Potential Hot Spots: December 18, 1999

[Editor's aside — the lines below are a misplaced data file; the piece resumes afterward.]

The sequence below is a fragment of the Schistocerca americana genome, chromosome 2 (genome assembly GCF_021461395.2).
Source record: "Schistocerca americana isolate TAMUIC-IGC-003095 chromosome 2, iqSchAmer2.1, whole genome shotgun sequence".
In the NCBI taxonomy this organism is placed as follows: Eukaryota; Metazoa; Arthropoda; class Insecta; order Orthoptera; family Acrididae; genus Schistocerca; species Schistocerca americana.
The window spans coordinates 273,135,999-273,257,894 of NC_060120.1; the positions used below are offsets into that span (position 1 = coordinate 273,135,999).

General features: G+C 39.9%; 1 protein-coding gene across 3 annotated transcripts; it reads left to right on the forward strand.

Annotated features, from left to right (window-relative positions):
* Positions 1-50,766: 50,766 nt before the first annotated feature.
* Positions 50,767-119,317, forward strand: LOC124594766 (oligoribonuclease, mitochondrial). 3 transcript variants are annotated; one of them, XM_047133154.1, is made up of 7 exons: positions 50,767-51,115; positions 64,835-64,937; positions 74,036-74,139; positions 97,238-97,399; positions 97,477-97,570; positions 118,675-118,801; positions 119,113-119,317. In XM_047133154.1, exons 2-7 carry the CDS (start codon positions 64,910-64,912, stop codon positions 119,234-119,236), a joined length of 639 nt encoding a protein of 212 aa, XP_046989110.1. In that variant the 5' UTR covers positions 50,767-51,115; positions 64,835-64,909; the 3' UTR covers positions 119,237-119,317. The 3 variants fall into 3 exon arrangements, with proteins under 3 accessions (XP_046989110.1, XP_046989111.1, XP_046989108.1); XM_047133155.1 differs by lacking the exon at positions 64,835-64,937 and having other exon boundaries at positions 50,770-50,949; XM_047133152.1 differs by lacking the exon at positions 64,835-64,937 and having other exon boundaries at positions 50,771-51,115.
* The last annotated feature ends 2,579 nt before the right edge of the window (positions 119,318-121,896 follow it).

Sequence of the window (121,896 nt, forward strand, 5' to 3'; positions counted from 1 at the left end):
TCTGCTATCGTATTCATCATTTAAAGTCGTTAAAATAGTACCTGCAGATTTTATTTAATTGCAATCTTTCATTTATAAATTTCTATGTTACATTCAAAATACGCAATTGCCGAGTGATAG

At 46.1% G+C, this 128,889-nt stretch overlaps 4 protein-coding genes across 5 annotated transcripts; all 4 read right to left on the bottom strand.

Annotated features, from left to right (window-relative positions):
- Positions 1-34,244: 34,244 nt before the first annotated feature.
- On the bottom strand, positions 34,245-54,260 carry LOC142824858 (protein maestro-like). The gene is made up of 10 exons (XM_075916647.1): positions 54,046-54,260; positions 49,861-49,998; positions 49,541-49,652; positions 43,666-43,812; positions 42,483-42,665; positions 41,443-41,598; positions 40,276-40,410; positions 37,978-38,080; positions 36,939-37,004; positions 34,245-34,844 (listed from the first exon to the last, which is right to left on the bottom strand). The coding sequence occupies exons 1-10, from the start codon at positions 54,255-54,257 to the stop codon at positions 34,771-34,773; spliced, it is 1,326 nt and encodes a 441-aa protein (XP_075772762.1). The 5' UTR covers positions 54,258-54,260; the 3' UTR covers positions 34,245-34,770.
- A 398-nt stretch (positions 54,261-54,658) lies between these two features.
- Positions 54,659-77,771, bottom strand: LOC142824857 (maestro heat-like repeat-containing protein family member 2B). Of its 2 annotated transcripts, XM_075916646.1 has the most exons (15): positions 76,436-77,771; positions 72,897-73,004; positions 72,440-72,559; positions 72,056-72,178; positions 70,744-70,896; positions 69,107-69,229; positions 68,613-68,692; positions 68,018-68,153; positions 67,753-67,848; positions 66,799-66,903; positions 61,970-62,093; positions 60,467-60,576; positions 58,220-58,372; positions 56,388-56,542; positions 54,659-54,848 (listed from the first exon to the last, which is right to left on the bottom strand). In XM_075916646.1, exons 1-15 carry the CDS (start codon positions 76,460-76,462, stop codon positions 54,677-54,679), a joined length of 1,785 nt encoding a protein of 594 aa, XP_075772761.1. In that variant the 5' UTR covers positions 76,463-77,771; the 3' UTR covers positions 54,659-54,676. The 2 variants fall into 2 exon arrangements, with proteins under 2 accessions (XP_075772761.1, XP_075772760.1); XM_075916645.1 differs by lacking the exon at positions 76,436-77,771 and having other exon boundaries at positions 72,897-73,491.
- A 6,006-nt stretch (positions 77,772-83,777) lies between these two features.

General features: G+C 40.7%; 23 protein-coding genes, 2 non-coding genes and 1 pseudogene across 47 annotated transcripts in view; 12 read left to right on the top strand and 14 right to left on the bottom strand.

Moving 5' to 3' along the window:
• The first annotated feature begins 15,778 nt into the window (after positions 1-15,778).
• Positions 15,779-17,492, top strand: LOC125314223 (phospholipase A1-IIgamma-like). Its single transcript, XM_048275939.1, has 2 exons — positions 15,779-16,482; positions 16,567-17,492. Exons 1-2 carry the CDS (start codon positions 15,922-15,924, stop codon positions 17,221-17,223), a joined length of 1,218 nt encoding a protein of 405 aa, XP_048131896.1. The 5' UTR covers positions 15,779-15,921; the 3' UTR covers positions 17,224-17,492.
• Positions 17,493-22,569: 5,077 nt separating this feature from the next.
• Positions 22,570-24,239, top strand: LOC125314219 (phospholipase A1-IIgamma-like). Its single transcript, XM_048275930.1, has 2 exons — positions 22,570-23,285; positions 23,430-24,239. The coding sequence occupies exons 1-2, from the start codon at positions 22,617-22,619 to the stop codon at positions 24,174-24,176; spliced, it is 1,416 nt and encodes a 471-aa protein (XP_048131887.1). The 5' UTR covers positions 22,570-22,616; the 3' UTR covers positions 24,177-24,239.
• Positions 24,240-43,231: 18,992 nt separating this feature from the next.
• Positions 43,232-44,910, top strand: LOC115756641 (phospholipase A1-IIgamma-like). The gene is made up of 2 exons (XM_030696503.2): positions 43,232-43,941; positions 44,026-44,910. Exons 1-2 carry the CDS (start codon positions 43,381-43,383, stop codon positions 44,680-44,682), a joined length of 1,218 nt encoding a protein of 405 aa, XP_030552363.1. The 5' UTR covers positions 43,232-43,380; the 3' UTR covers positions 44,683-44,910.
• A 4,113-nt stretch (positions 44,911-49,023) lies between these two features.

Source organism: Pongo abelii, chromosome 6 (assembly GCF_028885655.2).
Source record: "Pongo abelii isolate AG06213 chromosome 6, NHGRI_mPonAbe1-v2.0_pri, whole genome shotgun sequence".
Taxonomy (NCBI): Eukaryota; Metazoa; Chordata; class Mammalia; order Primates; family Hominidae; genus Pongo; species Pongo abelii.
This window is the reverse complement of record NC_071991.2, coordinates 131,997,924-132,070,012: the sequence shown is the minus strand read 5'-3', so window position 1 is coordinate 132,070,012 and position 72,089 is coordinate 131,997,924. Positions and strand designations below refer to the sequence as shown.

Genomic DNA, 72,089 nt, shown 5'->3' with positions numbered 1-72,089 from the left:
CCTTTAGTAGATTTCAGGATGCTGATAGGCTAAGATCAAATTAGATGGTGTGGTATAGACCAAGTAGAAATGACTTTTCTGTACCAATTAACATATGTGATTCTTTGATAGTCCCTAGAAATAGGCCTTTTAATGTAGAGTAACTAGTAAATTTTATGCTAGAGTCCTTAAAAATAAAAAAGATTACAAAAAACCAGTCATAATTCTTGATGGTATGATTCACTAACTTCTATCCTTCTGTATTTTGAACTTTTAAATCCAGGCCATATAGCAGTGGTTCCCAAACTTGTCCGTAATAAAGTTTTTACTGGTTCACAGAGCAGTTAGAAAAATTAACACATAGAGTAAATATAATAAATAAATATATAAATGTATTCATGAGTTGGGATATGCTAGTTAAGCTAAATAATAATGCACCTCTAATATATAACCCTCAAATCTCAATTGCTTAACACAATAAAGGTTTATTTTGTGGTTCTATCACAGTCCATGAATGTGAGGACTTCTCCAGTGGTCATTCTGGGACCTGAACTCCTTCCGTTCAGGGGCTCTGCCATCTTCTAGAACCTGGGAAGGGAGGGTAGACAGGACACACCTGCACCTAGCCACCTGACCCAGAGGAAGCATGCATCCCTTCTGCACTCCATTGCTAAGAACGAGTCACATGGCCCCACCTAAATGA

For more than a decade, there has been a quiet debate over the fate of eight small US-owned islands in the Bering and Chukchi Seas near Alaska. The islands (Wrangle, Herald, Bennett, Jeannette, and Henrietta in the Arctic Ocean; Copper Island, Sea Otter Rock, and Sea Lion Rock near the Aleutians) are US territory (American explorers first located them, some in the 19th century), but have been occupied by the Russians since the 1930s. Stalin considered them a strategic threat. The islands have a combined surface area roughly equal to Rhode Island and Delaware combined, but they also define thousands of square miles of seabed and fishing grounds. The "border" between Alaska and the Soviet Union (now Russia) is in fact not technically a border at all, but a "convention line". The line was agreed to in 1867 as a simple means of defining known territory. The State Department has been trying since the Carter Administration to turn the Convention Line into a Maritime Border, effectively ceding the eight islands (and the surrounding ocean) to the Soviets (and now to the Russians), and has in fact reached an "executive agreement" which does just that. Such an agreement, however, is not a treaty and can be revoked by either side. Conservative groups have declared this the final proof that the State Department is in fact an agency of the Soviet/Russian government, and the State Legislature of Alaska has declared the State Department's new border to be "null, void, and non-binding on the State of Alaska". The Russians have been trying to cancel the agreement, in fact, because they want it rewritten to give them a greater share of the Bering Sea fishing grounds. If the US were to assert its historic claims to the eight islands, the US would gain huge tracts of maritime territory, many times what the Russians are demanding. --Stephen V Cole


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